I switched the gym for EMS training for three months — here's how it changed my running
Could electrical pulses on my muscle fibers really improve my running? I decided to put EMS to the test
As a keen runner with six marathons and a Boston Marathon qualifying time under my belt, I'm always looking for ways to get faster. But to be fast, you need to be strong, so I've been looking for a way to optimize my strength training routine and get back to peak condition.
I first heard about electro-muscular stimulation (EMS) last year when I tried Chrissy Teigen's 20-minute strength workout. After recent battles with injuries over the past year, I was interested to see whether EMS could really be equivalent to four hours of regular strength training.
I was skeptical that electrical pulses placed across your body would make a difference, but I was hooked after trying out my first session at Surge Fitness. So, I replaced my two gym sessions with a single EMS session a week for three months.
But did it help my run times? Alongside a pair of the best running shoes for women, it's become a staple part of my training routine — but there is a caveat. Here are my main takeaways from three months of EMS training.
Physiotherapists often recommend EMS training for those who are recuperating from injuries. Why? Electrical stimulation is delivered to larger body areas during the workout via a suit, vest, and shorts.
These electrical impulses bring eight major muscle groups into controlled contractions. The pulses don't hurt but act as resistance — just like a pair of adjustable dumbbells or resistance bands usually would. Essentially, this provides a low-impact workout that's still high-intensity.
I've struggled on and off with iliotibial band (ITB) syndrome for the past year, tending to experience flare-ups when my weekly mileage creeps up. Personally, EMS training has provided an effective way to target and strengthen my glute muscles, which has (so far) kept my ITB niggles away.
Here's the important part: I tackled a timed 5K race at my local park after consistently EMS training once a week for three months. My personal best stood at a respectable 21:17, but I managed to race my way home in 20:45 and felt like I had more in the tank.
I also knocked two minutes off my half-marathon time for the longer distances. Of course, several factors can come into play here; recovery, nutrition, and interval training to name just three. But the evidence points toward EMS training playing a role.
According to a study published in the Journal of Strength and Conditioning Research, up to six weeks of regular EMS training can boost an athlete's power and speed. This could be why I managed to get an edge on my previous running records.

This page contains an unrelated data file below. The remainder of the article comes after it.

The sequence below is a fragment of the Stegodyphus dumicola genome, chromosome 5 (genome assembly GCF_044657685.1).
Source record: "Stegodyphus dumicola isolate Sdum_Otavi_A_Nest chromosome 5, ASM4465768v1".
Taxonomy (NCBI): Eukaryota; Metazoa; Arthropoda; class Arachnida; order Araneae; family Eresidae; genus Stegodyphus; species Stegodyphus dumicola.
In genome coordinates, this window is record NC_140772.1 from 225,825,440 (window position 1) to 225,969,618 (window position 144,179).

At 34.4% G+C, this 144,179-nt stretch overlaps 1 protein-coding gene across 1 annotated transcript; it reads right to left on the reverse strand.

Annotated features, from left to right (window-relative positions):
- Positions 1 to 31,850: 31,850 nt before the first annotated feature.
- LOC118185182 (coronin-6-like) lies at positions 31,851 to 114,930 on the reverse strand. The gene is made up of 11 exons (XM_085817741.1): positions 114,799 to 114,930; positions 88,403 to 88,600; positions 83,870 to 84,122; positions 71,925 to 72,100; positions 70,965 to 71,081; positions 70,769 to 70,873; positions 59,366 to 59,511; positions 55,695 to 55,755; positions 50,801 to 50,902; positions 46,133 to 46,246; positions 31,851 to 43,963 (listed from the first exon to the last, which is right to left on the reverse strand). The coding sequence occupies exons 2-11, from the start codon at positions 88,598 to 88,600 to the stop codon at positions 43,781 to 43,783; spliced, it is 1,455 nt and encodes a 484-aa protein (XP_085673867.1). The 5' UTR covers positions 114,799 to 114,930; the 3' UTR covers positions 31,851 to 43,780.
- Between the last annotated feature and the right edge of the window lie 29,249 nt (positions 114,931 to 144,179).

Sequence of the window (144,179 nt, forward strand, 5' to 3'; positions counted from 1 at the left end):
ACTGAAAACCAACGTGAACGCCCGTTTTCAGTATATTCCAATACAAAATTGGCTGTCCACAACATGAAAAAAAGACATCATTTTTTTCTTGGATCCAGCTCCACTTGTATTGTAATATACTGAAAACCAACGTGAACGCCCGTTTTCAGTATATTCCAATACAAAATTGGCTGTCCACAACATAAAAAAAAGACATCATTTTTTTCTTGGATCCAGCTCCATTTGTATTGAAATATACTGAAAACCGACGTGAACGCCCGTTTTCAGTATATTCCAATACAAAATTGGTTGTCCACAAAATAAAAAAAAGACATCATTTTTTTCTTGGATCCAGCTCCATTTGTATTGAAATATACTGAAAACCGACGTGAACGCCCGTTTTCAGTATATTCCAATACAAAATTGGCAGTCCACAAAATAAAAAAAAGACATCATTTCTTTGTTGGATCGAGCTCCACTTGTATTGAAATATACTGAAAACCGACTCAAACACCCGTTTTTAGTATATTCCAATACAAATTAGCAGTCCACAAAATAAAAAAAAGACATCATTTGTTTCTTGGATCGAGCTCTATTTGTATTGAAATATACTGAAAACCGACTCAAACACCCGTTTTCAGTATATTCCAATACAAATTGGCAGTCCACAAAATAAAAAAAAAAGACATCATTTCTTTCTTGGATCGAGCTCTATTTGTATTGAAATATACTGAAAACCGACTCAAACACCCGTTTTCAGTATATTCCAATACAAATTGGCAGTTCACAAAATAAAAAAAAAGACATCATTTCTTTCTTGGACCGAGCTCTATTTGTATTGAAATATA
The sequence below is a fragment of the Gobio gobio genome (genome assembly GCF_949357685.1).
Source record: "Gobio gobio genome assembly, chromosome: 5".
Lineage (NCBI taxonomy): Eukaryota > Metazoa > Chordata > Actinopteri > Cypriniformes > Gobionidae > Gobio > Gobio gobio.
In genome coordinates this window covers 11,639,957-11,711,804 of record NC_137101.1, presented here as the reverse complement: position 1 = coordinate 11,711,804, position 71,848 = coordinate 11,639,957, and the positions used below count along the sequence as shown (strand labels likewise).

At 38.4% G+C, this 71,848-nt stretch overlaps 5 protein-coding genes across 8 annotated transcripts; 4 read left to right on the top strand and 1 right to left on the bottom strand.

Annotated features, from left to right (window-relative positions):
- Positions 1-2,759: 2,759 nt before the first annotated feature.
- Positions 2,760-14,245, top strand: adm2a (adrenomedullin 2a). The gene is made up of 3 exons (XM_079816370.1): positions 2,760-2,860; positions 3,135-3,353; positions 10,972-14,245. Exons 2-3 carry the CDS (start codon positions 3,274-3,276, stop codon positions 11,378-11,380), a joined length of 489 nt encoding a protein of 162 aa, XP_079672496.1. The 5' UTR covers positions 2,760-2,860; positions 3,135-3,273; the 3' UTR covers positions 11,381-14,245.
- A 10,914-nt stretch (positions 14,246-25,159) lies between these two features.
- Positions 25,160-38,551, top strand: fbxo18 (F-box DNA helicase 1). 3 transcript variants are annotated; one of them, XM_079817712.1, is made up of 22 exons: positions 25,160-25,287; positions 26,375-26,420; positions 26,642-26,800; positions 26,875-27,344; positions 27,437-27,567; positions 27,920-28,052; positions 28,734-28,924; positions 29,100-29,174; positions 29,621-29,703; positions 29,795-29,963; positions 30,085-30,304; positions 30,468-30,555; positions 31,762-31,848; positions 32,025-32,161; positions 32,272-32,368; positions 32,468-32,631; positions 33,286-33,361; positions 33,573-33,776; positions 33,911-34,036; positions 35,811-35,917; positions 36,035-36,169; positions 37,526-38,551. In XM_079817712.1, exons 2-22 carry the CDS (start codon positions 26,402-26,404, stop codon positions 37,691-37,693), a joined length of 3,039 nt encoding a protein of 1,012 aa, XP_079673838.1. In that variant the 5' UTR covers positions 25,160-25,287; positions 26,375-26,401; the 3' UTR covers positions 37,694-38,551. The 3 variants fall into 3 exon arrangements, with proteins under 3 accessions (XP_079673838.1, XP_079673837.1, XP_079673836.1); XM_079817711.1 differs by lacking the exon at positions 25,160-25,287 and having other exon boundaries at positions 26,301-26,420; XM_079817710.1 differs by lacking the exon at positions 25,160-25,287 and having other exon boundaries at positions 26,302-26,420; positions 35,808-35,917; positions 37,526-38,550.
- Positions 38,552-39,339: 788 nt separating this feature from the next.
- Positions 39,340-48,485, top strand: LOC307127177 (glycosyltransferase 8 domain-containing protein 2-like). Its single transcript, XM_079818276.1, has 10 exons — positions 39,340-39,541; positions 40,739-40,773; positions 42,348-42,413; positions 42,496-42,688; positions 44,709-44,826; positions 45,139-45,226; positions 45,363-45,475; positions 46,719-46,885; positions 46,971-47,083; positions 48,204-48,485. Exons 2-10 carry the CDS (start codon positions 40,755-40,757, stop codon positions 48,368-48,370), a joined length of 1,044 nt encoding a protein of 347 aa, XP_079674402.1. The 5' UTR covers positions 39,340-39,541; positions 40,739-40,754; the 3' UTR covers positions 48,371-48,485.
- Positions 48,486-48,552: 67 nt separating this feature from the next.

The authors concluded that EMS offers a promising alternative to traditional strength training for enhancing strength parameters and motor abilities, with the clear-cut advantage of being time efficient.
I admit I could do more to incorporate ab exercises into my strength training routine. As a distance runner, this can be problematic because when the body is fatigued, your form can begin to suffer at the end of a long run.
Strengthening your core muscle has several benefits, like improving your posture, especially over longer distances. But even without dedicating time to specific ab workouts, I've found that my core feels stronger from three months of EMS training.
Researchers are starting to find similar results, like in a 2019 Frontiers in Physiology journal study. The team found that 10 weeks of EMS training improved trunk strength (imagine the body without a head, neck, arms, and legs — that's the trunk!).
A weak trunk typically contributes to back pain, sciatica, knee concerns, and shoulder or hip issues, so building trunk strength can play a crucial role in keeping the body strong.
Here's the caveat; while EMS can be great for improving muscle function and strength, it's not a miracle worker. Functional strength is something that develops by moving your body and throwing heavy objects around.
The EMS sessions could help with any mobility issues or poor posture, which are critical for getting the technique of a dumbbell deadlift just right, but you'll still need to lift a dumbbell or kettlebell if you want to build strength and develop your muscles.
Essentially, EMS is complementary to strength training, but it can't replace it. I'd prioritized running over strength training, so EMS has helped bridge the gap. But it's been worth the time, as the improvements seem to work for me.
Alice Ball is the Health Editor for Future Plc. With more than five years of experience working in health journalism, she's covered everything from why we should 'kill' the calorie, to destigmatizing the menopause. Alice also specializes in nutrition and supplements. She's a self-confessed running fanatic, currently in training for her fifth marathon. She enjoys documenting her progress on her Instagram account, @aligoesrunning. Alice works across a number of Future's sites, including LiveScience and Fit&Well.
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